Former President Richard Nixon officially declared a “war on drugs” 45 years ago today. His primary motivation was to go after anti-war protesters and black people. It doesn’t get clearer than this frank explanation from one of Nixon’s top policy advisers, John Ehrlichman:
“We knew we couldn't make it illegal to be either against the war or black, but by getting the public to associate the hippies with marijuana and blacks with heroin, and then criminalizing both heavily, we could disrupt those communities. We could arrest their leaders, raid their homes, break up their meetings, and vilify them night after night on the evening news. Did we know we were lying about the drugs? Of course we did."
Disturbing, right? Drug prohibition has resulted in tens of millions of people getting arrested and locked up behind bars, and the U.S. has spent more than $1 trillion to make that happen. The tone was set from the beginning that there will always be money to fight the war on drugs.
Every year, more money is requested to fight the drug war and now the U.S. spends more than $51 billion annually on the war on drugs. There are more than 1.5 million arrests for drugs each year, the large majority of which are for possession only. But no matter how much money we spend and how many people get arrested, drugs have been around for thousands of years and they always will be.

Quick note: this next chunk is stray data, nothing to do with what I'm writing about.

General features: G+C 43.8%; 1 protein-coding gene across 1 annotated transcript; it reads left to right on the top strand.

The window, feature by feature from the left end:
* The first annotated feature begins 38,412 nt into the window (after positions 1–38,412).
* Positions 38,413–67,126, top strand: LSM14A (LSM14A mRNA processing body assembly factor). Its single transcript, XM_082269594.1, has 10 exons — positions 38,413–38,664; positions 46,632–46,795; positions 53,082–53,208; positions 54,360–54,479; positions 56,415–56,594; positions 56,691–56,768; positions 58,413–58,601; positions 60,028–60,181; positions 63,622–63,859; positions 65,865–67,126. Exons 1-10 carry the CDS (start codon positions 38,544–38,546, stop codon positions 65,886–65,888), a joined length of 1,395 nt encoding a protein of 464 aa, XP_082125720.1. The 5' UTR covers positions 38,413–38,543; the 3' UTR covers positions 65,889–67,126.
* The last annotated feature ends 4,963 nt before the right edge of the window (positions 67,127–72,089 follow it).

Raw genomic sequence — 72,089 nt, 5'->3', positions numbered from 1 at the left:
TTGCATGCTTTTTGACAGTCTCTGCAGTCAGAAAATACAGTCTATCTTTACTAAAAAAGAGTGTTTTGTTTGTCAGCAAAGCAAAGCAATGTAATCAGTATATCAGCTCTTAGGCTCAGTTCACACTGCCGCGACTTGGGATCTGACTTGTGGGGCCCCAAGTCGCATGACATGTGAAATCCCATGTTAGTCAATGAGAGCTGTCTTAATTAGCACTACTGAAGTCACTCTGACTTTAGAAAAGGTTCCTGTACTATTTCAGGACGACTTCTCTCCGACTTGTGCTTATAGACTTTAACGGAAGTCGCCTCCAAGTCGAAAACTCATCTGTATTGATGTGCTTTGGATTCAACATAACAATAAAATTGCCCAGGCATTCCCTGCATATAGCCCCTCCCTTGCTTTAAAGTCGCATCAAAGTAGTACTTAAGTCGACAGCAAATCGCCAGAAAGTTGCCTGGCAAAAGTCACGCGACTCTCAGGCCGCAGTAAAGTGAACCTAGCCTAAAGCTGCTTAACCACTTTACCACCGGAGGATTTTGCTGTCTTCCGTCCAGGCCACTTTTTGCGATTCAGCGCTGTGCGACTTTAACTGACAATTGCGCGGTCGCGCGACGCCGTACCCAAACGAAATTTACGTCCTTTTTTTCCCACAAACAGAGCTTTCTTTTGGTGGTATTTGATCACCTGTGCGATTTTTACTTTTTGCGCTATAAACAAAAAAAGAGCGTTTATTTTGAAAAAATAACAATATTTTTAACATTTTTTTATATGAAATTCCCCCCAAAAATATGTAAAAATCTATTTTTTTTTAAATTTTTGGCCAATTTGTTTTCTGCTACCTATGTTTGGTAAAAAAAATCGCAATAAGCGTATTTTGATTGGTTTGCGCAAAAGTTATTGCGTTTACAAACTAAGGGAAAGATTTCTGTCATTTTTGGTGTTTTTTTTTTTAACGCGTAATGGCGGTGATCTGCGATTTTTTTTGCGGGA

So what should we do instead?
More than 50% of Americans support legalizing and regulating marijuana. Twenty-five states have medical marijuana laws, four states and Washington, D.C. have legalized marijuana, and more than 20 states have decriminalized possession. But marijuana remains illegal at the federal level and of the 1.5 million arrests each year for drugs, about half are for low-level marijuana law violations. States that legalized marijuana are seeing great benefits – thousands of people are no longer getting arrested and having their lives ruined over marijuana, and the states are collecting huge amounts of money in taxes.
Decriminalize All Drugs and Offer Treatment on Request